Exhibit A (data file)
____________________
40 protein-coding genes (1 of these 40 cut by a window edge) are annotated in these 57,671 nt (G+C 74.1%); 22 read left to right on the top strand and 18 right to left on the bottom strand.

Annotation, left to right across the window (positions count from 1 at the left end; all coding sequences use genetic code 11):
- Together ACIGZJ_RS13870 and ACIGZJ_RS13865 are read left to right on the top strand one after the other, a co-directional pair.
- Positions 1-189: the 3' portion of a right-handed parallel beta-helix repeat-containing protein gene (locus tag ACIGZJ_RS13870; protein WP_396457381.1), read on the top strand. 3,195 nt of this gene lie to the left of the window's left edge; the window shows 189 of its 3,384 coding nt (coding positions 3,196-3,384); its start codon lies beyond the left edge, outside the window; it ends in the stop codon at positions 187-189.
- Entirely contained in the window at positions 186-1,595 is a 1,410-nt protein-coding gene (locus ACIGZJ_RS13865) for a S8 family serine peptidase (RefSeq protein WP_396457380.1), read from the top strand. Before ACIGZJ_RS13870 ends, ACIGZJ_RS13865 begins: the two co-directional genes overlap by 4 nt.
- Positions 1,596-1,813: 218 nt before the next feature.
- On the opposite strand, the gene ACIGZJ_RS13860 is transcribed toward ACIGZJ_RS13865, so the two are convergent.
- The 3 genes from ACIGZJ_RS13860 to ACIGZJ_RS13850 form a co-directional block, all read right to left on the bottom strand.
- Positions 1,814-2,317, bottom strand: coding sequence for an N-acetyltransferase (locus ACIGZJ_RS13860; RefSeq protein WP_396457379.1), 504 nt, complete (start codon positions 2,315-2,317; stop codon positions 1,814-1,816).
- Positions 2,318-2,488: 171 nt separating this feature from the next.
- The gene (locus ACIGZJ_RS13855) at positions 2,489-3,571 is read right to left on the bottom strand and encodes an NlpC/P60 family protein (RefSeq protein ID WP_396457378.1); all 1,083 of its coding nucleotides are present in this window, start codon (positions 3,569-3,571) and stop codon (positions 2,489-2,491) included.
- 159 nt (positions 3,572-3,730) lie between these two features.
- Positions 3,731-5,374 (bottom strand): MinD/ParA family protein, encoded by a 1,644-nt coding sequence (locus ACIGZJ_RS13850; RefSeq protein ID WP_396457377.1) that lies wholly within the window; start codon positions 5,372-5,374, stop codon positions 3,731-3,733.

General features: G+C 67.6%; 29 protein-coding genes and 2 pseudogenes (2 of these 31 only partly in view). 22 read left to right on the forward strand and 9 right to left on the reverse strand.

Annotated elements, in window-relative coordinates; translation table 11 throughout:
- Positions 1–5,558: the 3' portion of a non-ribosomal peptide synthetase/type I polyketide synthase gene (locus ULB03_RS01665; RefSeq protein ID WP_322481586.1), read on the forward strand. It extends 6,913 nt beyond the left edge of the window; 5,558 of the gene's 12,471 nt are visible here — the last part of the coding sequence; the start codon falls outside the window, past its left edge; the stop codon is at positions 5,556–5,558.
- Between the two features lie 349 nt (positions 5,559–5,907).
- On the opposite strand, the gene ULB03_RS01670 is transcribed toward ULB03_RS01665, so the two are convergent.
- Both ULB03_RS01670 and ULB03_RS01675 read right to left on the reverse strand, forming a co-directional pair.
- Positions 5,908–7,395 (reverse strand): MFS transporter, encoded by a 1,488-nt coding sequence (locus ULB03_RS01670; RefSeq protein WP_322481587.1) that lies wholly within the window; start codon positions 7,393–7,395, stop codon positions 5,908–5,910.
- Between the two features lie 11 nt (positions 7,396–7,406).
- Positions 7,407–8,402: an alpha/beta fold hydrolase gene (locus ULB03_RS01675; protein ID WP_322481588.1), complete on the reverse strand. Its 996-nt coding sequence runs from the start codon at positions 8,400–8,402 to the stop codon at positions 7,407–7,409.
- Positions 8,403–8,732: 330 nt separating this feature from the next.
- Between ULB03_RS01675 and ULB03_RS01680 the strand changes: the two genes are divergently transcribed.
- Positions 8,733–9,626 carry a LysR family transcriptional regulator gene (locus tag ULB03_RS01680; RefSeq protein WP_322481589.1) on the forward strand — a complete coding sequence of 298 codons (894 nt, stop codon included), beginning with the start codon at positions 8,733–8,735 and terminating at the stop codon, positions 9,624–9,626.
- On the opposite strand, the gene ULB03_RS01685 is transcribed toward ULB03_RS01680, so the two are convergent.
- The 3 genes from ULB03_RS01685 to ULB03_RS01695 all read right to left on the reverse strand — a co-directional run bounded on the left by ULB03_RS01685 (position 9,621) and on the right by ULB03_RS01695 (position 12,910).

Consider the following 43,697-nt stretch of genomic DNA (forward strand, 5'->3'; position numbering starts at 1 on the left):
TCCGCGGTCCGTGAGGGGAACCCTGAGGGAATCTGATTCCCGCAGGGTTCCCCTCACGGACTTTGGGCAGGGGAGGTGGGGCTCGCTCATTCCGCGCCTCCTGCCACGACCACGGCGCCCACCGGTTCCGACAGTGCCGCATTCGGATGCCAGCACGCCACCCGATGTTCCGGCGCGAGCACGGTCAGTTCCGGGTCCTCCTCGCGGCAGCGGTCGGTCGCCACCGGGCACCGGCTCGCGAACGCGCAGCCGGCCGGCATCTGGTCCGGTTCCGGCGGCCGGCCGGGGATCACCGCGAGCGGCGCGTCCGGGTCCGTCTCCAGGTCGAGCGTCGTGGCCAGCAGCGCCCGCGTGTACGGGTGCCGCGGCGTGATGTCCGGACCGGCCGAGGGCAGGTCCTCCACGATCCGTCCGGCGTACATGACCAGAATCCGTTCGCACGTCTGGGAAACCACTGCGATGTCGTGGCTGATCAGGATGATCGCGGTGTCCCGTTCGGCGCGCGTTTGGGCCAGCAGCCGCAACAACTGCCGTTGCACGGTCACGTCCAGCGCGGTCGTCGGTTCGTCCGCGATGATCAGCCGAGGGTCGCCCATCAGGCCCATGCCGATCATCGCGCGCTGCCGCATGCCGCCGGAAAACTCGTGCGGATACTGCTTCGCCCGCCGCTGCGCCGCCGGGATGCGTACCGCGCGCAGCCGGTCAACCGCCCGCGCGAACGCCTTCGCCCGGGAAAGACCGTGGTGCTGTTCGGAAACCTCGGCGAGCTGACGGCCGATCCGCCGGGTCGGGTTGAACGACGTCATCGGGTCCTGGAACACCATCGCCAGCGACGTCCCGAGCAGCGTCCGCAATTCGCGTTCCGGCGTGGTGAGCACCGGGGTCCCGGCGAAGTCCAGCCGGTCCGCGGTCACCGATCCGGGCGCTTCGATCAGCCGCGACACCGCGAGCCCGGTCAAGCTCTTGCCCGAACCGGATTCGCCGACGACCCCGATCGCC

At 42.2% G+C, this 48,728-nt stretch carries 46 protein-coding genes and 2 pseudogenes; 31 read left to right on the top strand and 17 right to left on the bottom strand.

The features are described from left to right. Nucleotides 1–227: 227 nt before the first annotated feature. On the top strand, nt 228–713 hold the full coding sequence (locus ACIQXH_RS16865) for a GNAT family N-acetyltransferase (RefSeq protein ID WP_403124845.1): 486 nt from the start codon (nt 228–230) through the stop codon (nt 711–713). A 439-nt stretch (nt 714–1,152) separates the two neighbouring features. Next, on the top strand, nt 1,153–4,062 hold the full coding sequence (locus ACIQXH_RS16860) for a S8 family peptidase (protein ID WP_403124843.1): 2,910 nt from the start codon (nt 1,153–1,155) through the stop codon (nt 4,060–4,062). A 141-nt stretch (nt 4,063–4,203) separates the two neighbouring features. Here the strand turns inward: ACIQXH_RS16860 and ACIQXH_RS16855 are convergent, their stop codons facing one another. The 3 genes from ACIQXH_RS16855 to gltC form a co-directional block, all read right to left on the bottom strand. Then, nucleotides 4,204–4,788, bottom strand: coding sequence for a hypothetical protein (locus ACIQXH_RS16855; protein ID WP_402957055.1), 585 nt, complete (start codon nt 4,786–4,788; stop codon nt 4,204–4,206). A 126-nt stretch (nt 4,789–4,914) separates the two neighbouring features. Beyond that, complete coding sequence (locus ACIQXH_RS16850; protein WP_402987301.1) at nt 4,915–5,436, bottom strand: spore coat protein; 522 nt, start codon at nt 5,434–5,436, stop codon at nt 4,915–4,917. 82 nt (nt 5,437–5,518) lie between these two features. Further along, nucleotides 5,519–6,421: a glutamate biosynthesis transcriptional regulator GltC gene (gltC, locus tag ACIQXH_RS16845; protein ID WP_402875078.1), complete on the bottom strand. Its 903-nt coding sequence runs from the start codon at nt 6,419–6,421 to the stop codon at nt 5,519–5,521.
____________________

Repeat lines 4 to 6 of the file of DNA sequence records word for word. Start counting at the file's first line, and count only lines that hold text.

- Positions 1-189: the 3' portion of a right-handed parallel beta-helix repeat-containing protein gene (locus tag ACIGZJ_RS13870; protein WP_396457381.1), read on the top strand. 3,195 nt of this gene lie to the left of the window's left edge; the window shows 189 of its 3,384 coding nt (coding positions 3,196-3,384); its start codon lies beyond the left edge, outside the window; it ends in the stop codon at positions 187-189.
- Entirely contained in the window at positions 186-1,595 is a 1,410-nt protein-coding gene (locus ACIGZJ_RS13865) for a S8 family serine peptidase (RefSeq protein WP_396457380.1), read from the top strand. Before ACIGZJ_RS13870 ends, ACIGZJ_RS13865 begins: the two co-directional genes overlap by 4 nt.
- Positions 1,596-1,813: 218 nt before the next feature.